Armed with the realization that I was close to platform independence, I intentionally sought to weed out the few remaining Windows-only applications in my arsenal. I made the switch from Microsoft Office to This left some games, and Photoshop/Illustrator as the last key proprietary/closed-souce applications in my regular use.

Driven primarily by curiosity and technical/professional interest (particularly in alternative user-interface design), I decided to exercise my newfound platform/operating-system independence and switch my primary laptop to Linux. This was over a year ago and I’ve been relatively happy, given some challenges, since.

All along, these decisions and similar decisions at the company-level where I work were pragmatic. Open-source software is good, but it’s really about using the best tool for the job, be it free/open or proprietary. While the free/open systems were generally beating out the proprietary systems, the decisions were still driven primarily by a (relatively) qualitative comparison of features/quality, rather than any philosophical best about licensing.

I had always been turned off by Microsoft-hating Linux-zealots that play into my stereotype like a bad gay sitcom character. Microsoft has many problems, but they also develop some remarkably good software (I’m a fan of the Office suite and love Microsoft Streets and Trips). What bothered me more than the last-computer-conference-I-was-at-Tshirt attire was the fundamental belief that free/open-source software was better than proprietary alternatives.

However, having lived in a mostly free/open-source software environment for over a year now, I am starting to drink the kool-aid.

I had been running Mac OS X on a old iMac for browser testing purposes and following the development of OS X for a while too. It dawned on me that one of the primary reasons keeping from using OS X as my primary operating system (in addition to not wanting to replace my working hardware), was due the licensing, control, and ownership of the software and platform.

Mac OS X, since it is built largely upon open-source components and protocols, carries with it many of the pragmatic benefits of open-source software. However, since a significant amount of the Mac OS X system is not free/open-source, you do not have all of the freedom you would have on a completely free/open-source system. You are, in the long term, still at the whim of a private corporation (Apple Computer).

To many people, quite understandably, this will not matter – especially since Apple is producing some great software lately. That’s fine with me. I’m not at a point where where I want to force everyone to use free/open-source software. The idea of forcing something in the name of “freedom” just doesn’t sit well with me.

That said, I am starting to think that governments and other public institutions might have some kind of moral and ethical (though not, at this point, legal) obligation to share software it develops or has developed on its behalf.

While I’m not about to start burning the Windows XP license that came with my laptop in the street, I’m starting to take into account licensing and freedom to use and control software in the decisions and recommendations I make for myself and those around me.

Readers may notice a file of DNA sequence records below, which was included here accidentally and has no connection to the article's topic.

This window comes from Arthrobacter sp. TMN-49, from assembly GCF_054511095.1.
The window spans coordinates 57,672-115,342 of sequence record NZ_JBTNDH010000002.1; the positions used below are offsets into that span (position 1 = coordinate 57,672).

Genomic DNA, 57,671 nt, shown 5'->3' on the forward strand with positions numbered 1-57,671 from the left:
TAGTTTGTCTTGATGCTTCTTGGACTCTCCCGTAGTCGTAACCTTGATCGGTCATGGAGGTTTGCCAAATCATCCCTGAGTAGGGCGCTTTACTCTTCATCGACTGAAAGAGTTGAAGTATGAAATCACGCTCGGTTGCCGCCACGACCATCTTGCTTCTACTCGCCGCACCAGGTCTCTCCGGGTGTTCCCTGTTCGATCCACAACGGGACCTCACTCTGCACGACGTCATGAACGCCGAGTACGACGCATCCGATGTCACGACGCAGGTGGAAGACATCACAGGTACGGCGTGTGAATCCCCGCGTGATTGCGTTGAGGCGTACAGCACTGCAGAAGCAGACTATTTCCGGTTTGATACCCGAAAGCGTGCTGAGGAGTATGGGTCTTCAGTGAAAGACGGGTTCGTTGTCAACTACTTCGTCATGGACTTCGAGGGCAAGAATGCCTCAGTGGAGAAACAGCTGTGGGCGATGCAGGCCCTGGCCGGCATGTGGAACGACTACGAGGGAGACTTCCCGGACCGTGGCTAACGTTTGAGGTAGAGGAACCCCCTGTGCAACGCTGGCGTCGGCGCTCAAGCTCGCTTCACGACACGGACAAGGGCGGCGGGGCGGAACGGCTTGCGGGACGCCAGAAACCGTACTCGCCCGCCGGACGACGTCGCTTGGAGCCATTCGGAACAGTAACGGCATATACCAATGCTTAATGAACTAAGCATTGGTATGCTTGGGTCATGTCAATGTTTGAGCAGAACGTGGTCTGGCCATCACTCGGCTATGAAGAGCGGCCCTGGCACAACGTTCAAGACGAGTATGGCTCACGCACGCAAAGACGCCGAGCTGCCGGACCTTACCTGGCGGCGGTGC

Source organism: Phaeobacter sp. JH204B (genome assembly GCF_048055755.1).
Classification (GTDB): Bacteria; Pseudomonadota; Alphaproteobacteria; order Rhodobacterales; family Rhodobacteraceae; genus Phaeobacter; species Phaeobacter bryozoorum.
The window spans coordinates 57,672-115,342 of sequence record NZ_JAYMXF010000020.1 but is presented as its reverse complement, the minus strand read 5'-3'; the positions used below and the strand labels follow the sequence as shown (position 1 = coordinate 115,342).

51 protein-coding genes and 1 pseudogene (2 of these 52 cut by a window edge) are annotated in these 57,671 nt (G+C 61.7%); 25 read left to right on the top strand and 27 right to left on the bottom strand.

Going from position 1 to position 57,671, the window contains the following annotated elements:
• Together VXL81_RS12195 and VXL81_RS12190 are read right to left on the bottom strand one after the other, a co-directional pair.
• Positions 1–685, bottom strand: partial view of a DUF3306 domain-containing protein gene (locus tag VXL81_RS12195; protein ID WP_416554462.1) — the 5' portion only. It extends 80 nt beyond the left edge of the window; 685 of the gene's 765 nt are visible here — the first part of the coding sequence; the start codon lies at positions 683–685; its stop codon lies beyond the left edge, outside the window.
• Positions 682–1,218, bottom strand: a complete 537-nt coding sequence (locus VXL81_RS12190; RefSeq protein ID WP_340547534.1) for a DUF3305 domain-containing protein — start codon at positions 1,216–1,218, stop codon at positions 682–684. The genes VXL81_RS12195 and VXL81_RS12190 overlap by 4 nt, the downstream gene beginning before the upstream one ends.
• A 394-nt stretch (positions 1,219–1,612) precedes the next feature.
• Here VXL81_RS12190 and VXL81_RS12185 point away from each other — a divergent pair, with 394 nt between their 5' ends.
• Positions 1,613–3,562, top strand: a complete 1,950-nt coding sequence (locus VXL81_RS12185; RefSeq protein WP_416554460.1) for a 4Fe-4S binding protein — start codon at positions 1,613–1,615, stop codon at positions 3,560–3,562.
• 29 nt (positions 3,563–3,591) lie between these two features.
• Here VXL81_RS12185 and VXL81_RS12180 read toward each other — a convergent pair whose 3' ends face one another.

Cleaning Your Bedroom and Improving the World

When I was growing up, my bedroom was always a mess. Every week or two, my parents would get me to clean my room. I wasn’t interested in cleaning my room, but I had to get it to at least pass a quick visual inspection my mom or dad.

To make sure I passed the informal inspection with minimal amount of work necessary, I would stand at the door of my room, where my parents would stand, and look in. I would scan the room and make note of the first thing I noticed that was out of place – pants on the floor, the unmade bed, or whatever was the most visually obviously out of place. Once this was taken care of, I would go back to the door, have another look, and pick the next thing I noticed. I would repeat this simple process until things were looking good enough.

This process has stayed with me ever since and often proves to be useful way to decide what to work on first. Over the past year, I’ve tried to apply this bedroom cleaning prioritization technique to help improve, in a small way, the open source desktop computing experience.

Last fall, I looked at my desktop computing environment and took note of the first thing that didn’t feel right. At the time, it was the ugly old Firefox icon (then called Phoenix). That helped, in small part, get the process started that culminated in the redesign of the visual redesign of all things Firefox and Thunderbird.

More recently, now having a beautiful web browser, I returned to my bedroom cleaning technique and took another look at the desktop and see what bothered me next. This time, it wasn’t visual. Rather, it was the sounds used in the Gaim instant messager application that were the most prominent rough edge.

I set out a few months ago to improve these sounds. Like with the Firefox visual work, I didn’t have all of the skill needed to do the work myself, so I looked to others for help. This time it was Brad Turcotte, a musician (aka Brad Sucks), that came to my aid. He and I bounced sounds that he created back and forth for a while until we had something that sounded right.

These new sounds have now been accepted by the Gaim developers and will be included in a future release.

Now, I’ll have to head back to my bedroom door and take a look around to see what rough edge I notice next.